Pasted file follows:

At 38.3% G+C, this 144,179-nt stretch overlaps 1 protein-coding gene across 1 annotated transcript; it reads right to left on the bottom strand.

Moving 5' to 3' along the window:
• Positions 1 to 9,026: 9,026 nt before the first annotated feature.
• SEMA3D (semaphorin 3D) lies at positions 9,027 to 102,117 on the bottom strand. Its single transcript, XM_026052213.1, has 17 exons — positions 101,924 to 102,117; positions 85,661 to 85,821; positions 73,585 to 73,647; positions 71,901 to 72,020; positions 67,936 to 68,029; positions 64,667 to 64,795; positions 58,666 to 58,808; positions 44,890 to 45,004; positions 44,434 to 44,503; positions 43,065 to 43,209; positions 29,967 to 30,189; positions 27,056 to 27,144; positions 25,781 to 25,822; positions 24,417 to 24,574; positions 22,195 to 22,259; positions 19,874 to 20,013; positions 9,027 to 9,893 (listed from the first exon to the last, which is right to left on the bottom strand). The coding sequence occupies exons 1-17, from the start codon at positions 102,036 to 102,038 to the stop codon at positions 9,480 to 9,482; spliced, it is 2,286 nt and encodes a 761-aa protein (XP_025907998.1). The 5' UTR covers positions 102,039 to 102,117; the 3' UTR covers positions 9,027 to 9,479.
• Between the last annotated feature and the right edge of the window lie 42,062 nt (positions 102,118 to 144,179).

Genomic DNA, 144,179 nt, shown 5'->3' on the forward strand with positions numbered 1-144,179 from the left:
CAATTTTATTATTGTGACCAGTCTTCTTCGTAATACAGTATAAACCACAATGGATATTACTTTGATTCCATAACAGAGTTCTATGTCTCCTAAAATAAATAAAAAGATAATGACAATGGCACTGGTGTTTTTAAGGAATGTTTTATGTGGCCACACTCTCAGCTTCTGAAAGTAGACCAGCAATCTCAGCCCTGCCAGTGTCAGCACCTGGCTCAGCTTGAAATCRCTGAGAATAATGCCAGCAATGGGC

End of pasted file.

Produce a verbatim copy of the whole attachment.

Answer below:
At 38.3% G+C, this 144,179-nt stretch overlaps 1 protein-coding gene across 1 annotated transcript; it reads right to left on the bottom strand.

Moving 5' to 3' along the window:
• Positions 1 to 9,026: 9,026 nt before the first annotated feature.
• SEMA3D (semaphorin 3D) lies at positions 9,027 to 102,117 on the bottom strand. Its single transcript, XM_026052213.1, has 17 exons — positions 101,924 to 102,117; positions 85,661 to 85,821; positions 73,585 to 73,647; positions 71,901 to 72,020; positions 67,936 to 68,029; positions 64,667 to 64,795; positions 58,666 to 58,808; positions 44,890 to 45,004; positions 44,434 to 44,503; positions 43,065 to 43,209; positions 29,967 to 30,189; positions 27,056 to 27,144; positions 25,781 to 25,822; positions 24,417 to 24,574; positions 22,195 to 22,259; positions 19,874 to 20,013; positions 9,027 to 9,893 (listed from the first exon to the last, which is right to left on the bottom strand). The coding sequence occupies exons 1-17, from the start codon at positions 102,036 to 102,038 to the stop codon at positions 9,480 to 9,482; spliced, it is 2,286 nt and encodes a 761-aa protein (XP_025907998.1). The 5' UTR covers positions 102,039 to 102,117; the 3' UTR covers positions 9,027 to 9,479.
• Between the last annotated feature and the right edge of the window lie 42,062 nt (positions 102,118 to 144,179).

Genomic DNA, 144,179 nt, shown 5'->3' on the forward strand with positions numbered 1-144,179 from the left:
CAATTTTATTATTGTGACCAGTCTTCTTCGTAATACAGTATAAACCACAATGGATATTACTTTGATTCCATAACAGAGTTCTATGTCTCCTAAAATAAATAAAAAGATAATGACAATGGCACTGGTGTTTTTAAGGAATGTTTTATGTGGCCACACTCTCAGCTTCTGAAAGTAGACCAGCAATCTCAGCCCTGCCAGTGTCAGCACCTGGCTCAGCTTGAAATCRCTGAGAATAATGCCAGCAATGGGC